To date, mobile TV has been trialed and deployed in various markets in several forms. In many markets, mobile TV is offered as a service, which includes a custom content package offered by an operator for a monthly service fee. These are typically pay TV services delivered via digital broadcast standards such as DVB-H or FLO, or streaming services delivered via WiFi or 3G and an accompanying data plan. The challenge with these services is that they require the consumer to become familiar with a content package that they're unaccustomed to and be willing to pay for it in the process. In contrast, free-to-air mobile TV piques consumer interest by simply place-shifting the same programming that they are used to viewing on their TV set at home. Consumers are able to transfer their TV viewing habits to their mobile phone, watching their favourite programmes at the time they expect them to be broadcast.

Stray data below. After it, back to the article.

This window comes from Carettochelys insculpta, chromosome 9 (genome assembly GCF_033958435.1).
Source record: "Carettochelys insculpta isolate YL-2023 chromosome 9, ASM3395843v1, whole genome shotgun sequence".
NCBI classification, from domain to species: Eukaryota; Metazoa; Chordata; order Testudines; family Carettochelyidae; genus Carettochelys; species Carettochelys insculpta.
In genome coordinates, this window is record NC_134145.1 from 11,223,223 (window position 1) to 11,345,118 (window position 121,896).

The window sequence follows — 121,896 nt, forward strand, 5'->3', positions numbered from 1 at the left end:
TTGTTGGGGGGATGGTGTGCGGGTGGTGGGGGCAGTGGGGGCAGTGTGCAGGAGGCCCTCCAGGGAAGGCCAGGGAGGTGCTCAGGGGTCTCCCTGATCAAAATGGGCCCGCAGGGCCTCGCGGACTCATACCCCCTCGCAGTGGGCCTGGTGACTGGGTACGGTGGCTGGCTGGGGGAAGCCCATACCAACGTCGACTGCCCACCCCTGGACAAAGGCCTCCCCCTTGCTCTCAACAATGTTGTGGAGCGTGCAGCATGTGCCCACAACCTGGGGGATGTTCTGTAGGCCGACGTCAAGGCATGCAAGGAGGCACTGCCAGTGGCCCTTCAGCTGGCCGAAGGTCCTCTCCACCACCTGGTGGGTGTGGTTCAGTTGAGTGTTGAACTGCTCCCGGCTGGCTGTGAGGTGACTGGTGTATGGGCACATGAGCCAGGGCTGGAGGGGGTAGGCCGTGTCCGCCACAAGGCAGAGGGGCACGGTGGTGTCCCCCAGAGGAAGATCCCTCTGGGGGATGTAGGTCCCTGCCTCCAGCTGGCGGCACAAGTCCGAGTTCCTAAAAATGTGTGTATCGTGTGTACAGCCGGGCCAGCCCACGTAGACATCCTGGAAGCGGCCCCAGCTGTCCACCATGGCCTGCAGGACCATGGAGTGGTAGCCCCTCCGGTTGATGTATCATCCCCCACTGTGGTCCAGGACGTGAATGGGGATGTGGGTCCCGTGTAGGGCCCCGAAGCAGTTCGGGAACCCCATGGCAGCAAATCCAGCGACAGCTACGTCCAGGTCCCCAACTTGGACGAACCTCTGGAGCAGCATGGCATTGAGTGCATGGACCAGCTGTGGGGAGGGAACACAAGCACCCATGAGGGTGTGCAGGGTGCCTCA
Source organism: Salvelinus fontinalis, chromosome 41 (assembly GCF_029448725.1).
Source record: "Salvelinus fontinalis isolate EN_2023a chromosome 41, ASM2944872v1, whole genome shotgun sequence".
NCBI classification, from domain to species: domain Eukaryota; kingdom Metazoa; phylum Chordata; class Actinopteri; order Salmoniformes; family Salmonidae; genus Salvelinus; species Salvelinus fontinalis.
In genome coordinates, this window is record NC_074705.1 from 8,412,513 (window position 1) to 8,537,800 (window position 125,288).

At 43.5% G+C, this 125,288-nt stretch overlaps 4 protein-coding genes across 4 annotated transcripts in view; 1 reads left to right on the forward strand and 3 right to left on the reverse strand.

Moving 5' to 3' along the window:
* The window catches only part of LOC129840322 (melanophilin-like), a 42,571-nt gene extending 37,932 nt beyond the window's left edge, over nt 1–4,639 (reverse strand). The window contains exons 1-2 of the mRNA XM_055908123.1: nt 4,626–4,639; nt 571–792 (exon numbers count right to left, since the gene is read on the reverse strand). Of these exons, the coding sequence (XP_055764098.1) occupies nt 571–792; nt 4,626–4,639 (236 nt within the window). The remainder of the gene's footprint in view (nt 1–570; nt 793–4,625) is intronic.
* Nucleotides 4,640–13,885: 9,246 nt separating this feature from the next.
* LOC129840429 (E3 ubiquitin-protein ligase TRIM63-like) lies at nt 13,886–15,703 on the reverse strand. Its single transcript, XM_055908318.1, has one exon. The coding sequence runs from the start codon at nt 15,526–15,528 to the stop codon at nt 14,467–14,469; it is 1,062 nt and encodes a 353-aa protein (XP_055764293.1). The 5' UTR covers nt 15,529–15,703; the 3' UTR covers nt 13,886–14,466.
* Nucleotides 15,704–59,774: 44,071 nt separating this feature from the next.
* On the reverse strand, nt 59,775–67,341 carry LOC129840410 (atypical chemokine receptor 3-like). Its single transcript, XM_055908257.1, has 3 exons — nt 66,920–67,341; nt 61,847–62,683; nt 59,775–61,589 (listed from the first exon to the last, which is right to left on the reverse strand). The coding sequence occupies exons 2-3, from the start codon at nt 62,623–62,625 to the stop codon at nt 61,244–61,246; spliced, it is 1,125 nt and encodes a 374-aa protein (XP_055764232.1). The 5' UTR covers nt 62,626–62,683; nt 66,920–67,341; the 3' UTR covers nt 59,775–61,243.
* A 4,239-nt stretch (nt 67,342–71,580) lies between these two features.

A question that springs to mind is whether consumers want to make their television mobile, or would they prefer to subscribe to a tailored mobile TV service? The adoption figures to date begin to point at the answer to this question. Even so, for free-to-air mobile TV to be truly successful, it must ultimately be embraced by operators in markets where they control handset portfolios and purchases. Towards the end of 2008, the industry saw operators such as Telefónica, Telcel, Claro and others adding free-to-air TV phones to their mobile handset portfolios. So what brought about this shift in strategic thinking from operators, and how does free-to-air mobile TV deliver value?
The pay TV business model seems to be the obvious one for operators - it delivers direct monetisation of a new service that can be upsold to existing subscribers. However, one needs to assess a variety of factors to understand the ultimate impact on an operator's bottom line. Here are some of those factors, with a comparison between a pay subscription and a free-to-air business model: